The British monarchy is entering its "last era" and may not "outlast" Prince William, according to Dame Hilary Mantel.
The two-time Booker prize-winning writer, author of the Wolf Hall trilogy, says she doesn't believe the royal institution will last much longer and believes the royal family is now entering its "last big era".
Speaking to the Daily Telegraph, the 68-year-old British author said she thinks "it's the end game".
"I don't know how much longer the institution will go on. I'm not sure if it will outlast William. So I think it will be their last big era," she said.
"I wish the Queen had felt able to abdicate, because Charles has had to wait such a long time," Mantel adds.
"I wonder if she's the only person who really believes in the monarchy now, and I'm sure she believes with all her heart."
The author, who caused uproar in 2013 with her comments about then-pregnant Kate Middleton, says the Queen sees her job as "a sacred task" and is now "in a lonely position".
However, Mantel believes a lot of people see the royals purely as entertainment.
'[The Queen] believes that she cannot cease to be a monarch – she made those promises to God. It's such a cliche to say, but what a lonely position to be in. It's a conflict, because most of the world sees the royal family as a branch of show business. And I'm sure that is very far from the Queen's own thinking," Mantel told the Telegraph, in an interview conducted via Zoom just a few days before the death of the Duke of Edinburgh.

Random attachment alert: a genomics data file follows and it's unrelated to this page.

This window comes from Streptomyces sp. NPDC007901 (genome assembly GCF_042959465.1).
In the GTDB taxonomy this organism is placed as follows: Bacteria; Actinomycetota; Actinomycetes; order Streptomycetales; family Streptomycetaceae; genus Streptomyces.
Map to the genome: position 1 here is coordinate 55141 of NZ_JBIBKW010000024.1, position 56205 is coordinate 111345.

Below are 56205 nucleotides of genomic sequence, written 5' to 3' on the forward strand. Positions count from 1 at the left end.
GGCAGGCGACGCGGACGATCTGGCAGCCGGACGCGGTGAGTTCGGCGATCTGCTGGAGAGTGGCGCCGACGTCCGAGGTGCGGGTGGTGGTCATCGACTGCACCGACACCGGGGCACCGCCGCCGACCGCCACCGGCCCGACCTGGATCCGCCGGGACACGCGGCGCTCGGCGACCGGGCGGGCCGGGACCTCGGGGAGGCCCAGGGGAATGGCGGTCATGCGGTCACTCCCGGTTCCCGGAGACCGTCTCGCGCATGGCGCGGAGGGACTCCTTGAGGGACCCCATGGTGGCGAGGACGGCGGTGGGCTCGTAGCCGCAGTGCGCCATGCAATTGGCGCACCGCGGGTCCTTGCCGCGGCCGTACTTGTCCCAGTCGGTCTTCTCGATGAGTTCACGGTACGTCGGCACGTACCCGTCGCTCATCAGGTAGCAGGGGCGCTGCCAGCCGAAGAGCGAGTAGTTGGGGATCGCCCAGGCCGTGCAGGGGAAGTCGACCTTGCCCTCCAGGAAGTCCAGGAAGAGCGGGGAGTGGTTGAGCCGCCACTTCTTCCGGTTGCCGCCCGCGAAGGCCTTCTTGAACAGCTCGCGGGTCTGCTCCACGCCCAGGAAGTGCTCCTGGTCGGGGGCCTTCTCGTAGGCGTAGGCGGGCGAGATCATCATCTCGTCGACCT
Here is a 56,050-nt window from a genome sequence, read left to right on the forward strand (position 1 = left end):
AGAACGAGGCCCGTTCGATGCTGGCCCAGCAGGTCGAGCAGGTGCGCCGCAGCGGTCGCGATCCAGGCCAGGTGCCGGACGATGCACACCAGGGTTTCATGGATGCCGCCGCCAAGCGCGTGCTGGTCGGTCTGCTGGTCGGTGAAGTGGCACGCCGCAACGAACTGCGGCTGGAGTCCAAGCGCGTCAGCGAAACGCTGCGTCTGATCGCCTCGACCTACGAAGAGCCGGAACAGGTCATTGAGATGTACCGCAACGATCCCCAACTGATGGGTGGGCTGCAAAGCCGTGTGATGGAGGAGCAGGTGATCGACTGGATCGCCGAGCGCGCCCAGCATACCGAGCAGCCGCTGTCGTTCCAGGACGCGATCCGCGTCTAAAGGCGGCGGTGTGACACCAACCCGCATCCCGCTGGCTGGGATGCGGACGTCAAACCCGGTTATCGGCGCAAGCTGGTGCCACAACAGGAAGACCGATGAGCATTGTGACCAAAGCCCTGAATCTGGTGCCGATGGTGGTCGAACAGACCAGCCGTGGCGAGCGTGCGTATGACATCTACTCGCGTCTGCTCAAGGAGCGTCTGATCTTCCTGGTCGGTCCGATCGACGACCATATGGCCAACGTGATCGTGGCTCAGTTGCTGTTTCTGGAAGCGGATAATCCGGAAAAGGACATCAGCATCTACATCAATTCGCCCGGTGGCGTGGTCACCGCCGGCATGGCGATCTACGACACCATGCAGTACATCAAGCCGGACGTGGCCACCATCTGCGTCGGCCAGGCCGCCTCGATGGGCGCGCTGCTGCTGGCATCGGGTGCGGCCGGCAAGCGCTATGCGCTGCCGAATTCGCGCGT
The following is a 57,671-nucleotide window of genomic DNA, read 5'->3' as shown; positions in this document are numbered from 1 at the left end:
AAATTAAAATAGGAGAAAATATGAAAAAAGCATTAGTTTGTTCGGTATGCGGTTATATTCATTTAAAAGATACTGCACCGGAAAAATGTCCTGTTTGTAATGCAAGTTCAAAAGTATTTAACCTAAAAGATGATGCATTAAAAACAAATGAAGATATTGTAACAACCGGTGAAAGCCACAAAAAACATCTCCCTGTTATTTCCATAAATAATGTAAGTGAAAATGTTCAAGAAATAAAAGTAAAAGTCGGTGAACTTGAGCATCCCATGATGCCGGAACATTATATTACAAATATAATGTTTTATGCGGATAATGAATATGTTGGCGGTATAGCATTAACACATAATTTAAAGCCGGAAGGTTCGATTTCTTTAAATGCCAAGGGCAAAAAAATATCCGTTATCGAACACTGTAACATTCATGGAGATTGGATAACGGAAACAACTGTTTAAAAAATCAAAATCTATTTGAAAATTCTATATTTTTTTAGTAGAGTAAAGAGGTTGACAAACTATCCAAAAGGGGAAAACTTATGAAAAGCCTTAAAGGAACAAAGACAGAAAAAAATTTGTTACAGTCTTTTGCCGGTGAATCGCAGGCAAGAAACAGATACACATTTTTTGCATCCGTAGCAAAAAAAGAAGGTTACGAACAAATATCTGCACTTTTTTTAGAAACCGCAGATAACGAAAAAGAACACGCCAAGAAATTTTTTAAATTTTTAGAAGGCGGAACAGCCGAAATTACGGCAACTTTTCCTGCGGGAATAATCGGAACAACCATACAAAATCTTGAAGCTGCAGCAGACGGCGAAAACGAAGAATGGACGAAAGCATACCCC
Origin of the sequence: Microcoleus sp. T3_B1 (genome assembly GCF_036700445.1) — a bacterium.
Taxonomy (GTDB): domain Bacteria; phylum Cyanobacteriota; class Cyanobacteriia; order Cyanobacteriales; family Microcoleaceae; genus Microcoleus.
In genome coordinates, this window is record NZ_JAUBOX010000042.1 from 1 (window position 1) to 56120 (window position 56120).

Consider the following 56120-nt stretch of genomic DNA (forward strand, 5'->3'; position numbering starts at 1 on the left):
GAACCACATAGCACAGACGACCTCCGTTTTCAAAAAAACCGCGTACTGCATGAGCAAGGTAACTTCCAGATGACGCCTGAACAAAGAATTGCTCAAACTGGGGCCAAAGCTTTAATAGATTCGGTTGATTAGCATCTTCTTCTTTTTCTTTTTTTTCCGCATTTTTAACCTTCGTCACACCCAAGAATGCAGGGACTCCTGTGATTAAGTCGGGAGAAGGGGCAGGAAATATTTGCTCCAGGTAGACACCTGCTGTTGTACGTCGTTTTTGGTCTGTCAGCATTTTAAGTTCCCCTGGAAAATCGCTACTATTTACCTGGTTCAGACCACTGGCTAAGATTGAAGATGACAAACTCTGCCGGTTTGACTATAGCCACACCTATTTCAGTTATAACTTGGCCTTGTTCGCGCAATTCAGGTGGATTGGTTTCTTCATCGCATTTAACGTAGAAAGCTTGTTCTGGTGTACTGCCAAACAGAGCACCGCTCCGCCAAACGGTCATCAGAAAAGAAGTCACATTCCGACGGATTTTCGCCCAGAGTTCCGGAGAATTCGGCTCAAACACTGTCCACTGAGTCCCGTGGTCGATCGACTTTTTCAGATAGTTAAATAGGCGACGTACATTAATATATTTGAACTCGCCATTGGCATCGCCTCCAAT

The author was previously criticised by then-Prime Minister David Cameron when, in 2013, she alluded to Kate Middleton in a speech at the British Museum.
Dame Hilary Mantel, during the lecture at the museum, was asked to name a famous person and choose a book to gift to them.
She said she would choose to give the book "Queen of Fashion: What Marie Antoinette Wore to the Revolution" to Kate.
She later explained that the comments were taken out of context.
"It's not that I think we're heading for a revolution. It's rather that I saw Kate becoming a jointed doll on which certain rags are hung.
"In those days she was a shop-window mannequin, with no personality of her own, entirely defined by what she wore.
"These days she is a mother-to-be, and draped in another set of threadbare attributions.
"Once she gets over being sick, the press will find that she is radiant," she added.
"They will find that this young woman's life until now was nothing, her only point and purpose being to give birth."